6. Pineapple Express, David Gordon Green.
Mark gravely the remark that this hysterical para-macho buddy smash-up gemstone will be a culty “have-you-seen” fav within the next year or so!
7. Redbelt, David Mamet.
Redbelt’s is the premise in which we all imagine our ethical lives take place, the dearth of opportunity to prove what is pure. To employ what one does best against forces which ineluctably break one. Mike Terry's world is manipulated against itself, and so he manipulates his opposing world likewise (a world which is of course not without Hollywood), brawling outside the ring, and as the victor is given the redbelt.
8. Wall-E , Andrew Stanton.
Classic knockabout existential sci-fi, the last operable machine on a planet junked to death by technology who falls in love with his would-be assassin. A doomsday movie that stays true to its bleak premise, when a machine must teach tub o’lard humans how to be human, set against a gloriously ravished landscape that takes cue from the apocalyptic panoramas of psych-era paperback bookcovers. And no less frightening is Fred Willard the evil technocrat!
9. Boarding Gate, Olivier Assayas.
If a Vin Diesel-style 00s globetrotting thriller were made devoid of flash and glam starring hyper-abused Asia Argento - execution rooms in the back of Hong Kong warehouses, shoot-outs at prefab port terminal offices at night, drugged drinks at Hong Kong karaoke clubs, the failed revisitation of sex acts before the assassination of Michael Madsen, and a good Eno score.
10. Che, Steven Soderbergh; & 11. Milk, Gus Van Sant.
Che and Milk follow men driven by human ideals surrounded by a band of activist freedom fighters, and in each movie, in each band, there is one woman. Crusader movies based on an actual personage, Milk's guerilla territory is 1970s San Fran, Che's is both 50s Cuba and 60s Bolivia, and both figureheads are persecuted. Milk shaves his beard and ponytail, Che grows his whiskers longer. They each die by assassination from the gun of political agents. They are similarly styled, with rich, subtle soundtracks, a commanding male lead, a picturesque backdrop, and each a period piece of a recent decade past.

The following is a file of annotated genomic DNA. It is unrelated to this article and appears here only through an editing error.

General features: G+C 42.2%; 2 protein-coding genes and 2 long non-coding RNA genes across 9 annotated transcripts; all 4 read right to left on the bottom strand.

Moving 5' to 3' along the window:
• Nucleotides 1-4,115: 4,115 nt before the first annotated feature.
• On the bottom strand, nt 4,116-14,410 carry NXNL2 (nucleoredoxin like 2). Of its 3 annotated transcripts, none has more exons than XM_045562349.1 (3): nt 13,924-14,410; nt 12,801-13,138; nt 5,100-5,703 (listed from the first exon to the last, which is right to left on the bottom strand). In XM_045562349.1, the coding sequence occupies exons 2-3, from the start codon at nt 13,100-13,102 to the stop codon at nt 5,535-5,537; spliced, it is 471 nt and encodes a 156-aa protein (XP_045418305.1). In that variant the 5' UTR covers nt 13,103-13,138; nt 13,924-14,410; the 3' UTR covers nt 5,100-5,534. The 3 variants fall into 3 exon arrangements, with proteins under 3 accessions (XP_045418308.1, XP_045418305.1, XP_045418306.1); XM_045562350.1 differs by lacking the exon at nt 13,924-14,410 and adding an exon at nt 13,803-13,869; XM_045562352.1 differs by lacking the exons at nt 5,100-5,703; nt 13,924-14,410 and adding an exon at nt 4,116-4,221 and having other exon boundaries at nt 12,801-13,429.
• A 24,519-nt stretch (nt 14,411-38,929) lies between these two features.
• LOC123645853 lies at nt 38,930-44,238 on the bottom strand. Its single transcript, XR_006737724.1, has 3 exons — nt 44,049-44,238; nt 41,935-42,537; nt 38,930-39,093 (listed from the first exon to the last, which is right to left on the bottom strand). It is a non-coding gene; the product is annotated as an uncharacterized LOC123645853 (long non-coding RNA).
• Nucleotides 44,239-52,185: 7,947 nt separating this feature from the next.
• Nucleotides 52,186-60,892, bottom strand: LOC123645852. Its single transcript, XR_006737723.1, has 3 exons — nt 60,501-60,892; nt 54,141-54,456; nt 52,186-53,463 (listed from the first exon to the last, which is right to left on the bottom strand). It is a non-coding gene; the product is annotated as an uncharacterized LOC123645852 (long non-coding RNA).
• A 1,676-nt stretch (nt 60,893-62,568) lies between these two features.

Che, ever cornered deeper in the Bolivian mountains, morale and provisions capsizing, calls on the influence of Sartre and Bertand Russell to corral the discourse in his favor. In Part I, we see Che in New York commingling with diplomats among the spacious LeCorbuism of the United Nations. He makes small talk with Eugene McCarthy at a Silk District cocktail party hosted by journalista Lisa Howard. It is an evocative flourish that Part II begins in the mode of a spy movie, Che infiltrating a distressed Third World nation in disguise - he even spends time with his family before the mission in his bald head and thick-rimmed glasses and potbelly. The movie, even at its length, is a fine-trimmed work of art, and succeeds to subvert the biopic. Che's methods work in one environment and fail in the other, and, as Howard Hawks often does, the events are sequenced to maximize the vigorous movement of many men in clashing scenarios, out in the wilds of nature, in space, against time. After the revolution, Fidel is broadcast on TV, the angle askance a nameless screen, while Che heaves for breath under the ensnaring jungle.